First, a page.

From Looney Coons to Tacos & Tequila: The Aesthetics of Race in Middle Class America
Knight Auditorium, Spurlock Museum 600 South Gregory Street Urbana
Jim Anderson explores the ways in which evolving forms of race and ethnic performance entered into and shaped the culture of middle class America from the late nineteenth century to the present. He begins with an analysis of the art and lyrics of minstrel sheet music in the late nineteenth and early twentieth centuries and then traces its legacy through television, “playful” racialized antics in educated environments and into the theme parties of contemporary campus life. Then and now, race performances have supplied America’s middle class with fun and entertainment while offering up ethnic and race caricatures that have reinforced entrenched dynamics of race superiority, national identity and citizenship status.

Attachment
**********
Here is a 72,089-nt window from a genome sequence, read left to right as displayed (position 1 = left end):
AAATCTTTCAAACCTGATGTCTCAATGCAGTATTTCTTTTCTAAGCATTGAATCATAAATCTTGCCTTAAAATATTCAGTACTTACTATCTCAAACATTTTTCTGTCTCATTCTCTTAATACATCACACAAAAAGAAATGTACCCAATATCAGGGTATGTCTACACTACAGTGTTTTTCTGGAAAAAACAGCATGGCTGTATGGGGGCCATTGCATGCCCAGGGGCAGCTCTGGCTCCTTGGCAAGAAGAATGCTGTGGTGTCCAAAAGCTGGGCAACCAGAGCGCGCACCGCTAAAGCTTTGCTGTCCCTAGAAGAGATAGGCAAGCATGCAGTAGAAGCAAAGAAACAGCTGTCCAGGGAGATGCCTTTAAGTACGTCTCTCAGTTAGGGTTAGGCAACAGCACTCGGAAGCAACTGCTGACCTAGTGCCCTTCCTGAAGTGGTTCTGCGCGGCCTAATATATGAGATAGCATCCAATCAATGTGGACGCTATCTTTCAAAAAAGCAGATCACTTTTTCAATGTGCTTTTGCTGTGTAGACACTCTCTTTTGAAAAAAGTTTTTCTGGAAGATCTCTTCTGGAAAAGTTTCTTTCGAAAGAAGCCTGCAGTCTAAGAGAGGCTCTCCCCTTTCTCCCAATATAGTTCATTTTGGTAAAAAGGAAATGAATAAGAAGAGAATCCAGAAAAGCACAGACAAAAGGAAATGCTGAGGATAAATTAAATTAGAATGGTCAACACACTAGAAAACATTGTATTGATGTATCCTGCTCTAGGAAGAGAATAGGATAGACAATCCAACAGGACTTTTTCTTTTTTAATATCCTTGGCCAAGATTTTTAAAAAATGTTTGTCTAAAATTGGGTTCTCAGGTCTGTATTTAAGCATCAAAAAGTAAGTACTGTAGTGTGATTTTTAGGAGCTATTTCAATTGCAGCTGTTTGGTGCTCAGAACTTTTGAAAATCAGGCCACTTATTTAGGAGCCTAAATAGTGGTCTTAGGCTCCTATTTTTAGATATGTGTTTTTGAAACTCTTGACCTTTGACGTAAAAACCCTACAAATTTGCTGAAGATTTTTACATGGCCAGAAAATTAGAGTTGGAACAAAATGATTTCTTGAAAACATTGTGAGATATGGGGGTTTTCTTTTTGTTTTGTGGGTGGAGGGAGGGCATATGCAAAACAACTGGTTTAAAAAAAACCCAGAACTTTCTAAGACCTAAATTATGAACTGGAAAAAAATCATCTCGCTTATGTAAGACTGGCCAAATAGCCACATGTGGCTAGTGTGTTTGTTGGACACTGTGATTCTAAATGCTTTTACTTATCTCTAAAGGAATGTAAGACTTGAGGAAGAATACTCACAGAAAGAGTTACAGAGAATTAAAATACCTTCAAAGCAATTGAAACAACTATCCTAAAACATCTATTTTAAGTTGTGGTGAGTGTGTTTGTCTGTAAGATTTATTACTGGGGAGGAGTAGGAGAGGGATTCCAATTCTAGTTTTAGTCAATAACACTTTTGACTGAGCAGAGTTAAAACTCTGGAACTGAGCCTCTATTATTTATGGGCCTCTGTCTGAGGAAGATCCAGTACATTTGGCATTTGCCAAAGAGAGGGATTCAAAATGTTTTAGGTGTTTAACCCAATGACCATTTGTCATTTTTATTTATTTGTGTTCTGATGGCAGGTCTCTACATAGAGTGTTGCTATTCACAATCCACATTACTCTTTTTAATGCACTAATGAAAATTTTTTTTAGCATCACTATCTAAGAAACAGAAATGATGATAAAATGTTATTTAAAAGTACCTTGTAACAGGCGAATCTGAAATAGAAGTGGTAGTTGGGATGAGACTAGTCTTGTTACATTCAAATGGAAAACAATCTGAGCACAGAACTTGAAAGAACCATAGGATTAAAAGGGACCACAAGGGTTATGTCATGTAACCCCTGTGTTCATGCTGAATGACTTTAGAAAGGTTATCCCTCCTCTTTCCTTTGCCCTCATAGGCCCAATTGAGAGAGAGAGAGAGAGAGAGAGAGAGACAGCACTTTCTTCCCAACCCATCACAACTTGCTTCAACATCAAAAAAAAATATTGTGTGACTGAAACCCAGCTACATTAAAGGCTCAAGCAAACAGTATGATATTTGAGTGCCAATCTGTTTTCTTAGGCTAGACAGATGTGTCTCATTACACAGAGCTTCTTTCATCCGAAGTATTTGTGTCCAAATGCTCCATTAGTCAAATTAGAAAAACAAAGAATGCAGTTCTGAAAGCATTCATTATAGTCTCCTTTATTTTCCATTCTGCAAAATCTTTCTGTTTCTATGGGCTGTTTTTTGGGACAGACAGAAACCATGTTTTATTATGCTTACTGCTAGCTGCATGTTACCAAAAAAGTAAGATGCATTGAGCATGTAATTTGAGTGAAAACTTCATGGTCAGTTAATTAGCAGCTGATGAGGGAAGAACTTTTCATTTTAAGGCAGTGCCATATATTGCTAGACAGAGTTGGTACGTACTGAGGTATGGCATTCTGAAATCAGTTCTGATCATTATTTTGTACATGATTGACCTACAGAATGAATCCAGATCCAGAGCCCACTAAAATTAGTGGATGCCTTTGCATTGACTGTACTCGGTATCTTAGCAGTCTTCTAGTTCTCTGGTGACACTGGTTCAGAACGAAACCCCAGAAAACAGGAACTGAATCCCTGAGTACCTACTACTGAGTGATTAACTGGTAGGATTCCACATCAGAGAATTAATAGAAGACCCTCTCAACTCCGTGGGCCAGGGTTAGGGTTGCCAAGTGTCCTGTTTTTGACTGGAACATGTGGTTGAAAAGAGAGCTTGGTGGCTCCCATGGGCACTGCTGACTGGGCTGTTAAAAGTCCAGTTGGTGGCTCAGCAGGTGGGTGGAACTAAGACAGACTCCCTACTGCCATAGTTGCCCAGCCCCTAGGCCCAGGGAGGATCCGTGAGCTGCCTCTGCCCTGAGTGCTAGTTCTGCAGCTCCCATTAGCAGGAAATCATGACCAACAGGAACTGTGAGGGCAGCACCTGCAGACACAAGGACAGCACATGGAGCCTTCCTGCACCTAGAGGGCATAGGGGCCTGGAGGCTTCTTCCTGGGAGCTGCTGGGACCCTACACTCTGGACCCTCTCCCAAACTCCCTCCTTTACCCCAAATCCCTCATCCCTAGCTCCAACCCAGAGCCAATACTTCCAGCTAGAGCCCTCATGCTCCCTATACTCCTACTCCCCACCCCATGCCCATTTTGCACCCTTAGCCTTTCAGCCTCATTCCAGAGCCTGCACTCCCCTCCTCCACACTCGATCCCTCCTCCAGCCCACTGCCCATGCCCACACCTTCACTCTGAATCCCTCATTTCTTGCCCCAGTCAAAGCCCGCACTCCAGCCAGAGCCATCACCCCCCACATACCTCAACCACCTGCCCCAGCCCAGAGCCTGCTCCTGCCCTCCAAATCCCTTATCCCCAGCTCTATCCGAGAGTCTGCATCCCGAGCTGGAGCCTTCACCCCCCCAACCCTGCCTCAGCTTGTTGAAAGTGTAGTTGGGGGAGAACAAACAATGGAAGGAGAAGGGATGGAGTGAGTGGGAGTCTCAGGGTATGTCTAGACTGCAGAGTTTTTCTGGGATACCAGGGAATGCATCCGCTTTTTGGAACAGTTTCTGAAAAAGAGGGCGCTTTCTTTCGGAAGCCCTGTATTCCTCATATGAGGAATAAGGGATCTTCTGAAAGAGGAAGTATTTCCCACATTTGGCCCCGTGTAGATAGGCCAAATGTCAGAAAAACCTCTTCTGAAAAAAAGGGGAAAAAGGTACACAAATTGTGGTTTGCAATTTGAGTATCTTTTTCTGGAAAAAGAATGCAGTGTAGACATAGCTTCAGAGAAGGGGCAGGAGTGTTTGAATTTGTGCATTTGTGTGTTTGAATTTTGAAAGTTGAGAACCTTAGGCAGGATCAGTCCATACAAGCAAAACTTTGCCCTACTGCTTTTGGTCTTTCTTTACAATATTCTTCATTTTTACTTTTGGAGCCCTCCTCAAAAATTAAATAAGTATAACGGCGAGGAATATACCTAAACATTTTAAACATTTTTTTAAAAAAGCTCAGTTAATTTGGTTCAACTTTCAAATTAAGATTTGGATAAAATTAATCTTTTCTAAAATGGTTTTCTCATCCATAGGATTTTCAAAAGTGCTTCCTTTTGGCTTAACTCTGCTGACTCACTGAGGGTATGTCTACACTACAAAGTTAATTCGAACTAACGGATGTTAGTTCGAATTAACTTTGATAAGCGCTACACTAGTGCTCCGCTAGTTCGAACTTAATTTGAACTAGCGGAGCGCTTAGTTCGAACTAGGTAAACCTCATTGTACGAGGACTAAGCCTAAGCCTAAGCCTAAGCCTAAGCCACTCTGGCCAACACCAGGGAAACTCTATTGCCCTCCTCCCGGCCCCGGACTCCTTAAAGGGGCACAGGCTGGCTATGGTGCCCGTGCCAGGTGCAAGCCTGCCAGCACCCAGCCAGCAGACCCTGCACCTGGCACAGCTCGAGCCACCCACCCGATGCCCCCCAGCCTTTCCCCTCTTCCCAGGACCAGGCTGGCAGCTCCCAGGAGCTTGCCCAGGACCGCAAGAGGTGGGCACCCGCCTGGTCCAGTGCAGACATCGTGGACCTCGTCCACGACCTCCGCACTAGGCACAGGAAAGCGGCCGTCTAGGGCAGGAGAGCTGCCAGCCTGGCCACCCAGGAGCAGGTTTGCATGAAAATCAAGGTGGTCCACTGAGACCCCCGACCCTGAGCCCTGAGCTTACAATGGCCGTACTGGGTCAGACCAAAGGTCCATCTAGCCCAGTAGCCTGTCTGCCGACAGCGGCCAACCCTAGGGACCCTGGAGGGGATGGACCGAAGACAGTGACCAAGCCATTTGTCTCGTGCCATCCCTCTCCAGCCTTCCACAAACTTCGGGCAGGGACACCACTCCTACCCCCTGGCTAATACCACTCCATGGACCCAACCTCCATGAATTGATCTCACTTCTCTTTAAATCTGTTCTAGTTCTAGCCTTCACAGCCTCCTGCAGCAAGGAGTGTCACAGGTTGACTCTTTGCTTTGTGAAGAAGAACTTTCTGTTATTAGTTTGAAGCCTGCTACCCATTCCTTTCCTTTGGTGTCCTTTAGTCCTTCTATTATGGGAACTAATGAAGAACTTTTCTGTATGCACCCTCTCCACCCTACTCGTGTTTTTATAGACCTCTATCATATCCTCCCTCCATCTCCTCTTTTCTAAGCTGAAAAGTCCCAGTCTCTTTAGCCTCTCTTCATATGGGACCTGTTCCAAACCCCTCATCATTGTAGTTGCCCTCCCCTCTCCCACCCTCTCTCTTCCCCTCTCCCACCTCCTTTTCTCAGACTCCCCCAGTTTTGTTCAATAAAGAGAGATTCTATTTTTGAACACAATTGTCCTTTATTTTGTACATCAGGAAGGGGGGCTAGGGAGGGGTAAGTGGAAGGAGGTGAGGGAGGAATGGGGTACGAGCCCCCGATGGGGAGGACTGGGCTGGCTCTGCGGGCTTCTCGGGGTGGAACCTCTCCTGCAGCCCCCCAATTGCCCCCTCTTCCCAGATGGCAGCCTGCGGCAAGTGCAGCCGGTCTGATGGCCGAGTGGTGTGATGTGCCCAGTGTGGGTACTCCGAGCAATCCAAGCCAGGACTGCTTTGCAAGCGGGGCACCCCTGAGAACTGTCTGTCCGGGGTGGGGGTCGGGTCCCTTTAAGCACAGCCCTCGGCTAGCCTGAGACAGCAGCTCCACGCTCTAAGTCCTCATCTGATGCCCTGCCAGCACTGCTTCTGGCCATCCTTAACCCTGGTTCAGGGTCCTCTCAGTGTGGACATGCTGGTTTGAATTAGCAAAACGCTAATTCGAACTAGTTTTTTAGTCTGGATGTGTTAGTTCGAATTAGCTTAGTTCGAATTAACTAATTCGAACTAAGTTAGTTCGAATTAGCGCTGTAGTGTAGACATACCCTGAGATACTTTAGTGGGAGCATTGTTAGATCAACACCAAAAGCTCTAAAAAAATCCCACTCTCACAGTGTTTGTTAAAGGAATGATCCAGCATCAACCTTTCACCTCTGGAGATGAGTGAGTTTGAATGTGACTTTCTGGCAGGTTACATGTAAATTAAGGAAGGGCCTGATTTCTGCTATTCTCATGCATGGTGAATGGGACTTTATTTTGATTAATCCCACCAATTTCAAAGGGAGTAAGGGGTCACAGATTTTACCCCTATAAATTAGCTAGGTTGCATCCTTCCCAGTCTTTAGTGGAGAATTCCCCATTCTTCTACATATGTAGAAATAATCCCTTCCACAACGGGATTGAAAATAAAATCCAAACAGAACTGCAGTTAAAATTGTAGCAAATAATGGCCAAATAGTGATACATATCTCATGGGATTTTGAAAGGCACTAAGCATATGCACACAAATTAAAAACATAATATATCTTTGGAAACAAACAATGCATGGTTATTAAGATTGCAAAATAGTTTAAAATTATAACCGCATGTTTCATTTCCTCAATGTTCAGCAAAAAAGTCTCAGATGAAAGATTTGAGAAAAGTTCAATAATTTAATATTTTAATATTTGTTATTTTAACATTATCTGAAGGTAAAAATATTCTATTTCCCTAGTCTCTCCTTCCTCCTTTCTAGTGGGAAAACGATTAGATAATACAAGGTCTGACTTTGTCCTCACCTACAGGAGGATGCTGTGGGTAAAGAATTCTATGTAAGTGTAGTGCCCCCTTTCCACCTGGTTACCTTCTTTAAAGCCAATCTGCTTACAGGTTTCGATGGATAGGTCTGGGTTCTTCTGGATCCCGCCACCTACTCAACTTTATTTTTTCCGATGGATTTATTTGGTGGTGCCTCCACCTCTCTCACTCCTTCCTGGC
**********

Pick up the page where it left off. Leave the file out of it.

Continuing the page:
Gutgsell Professor of Educational Policy Studies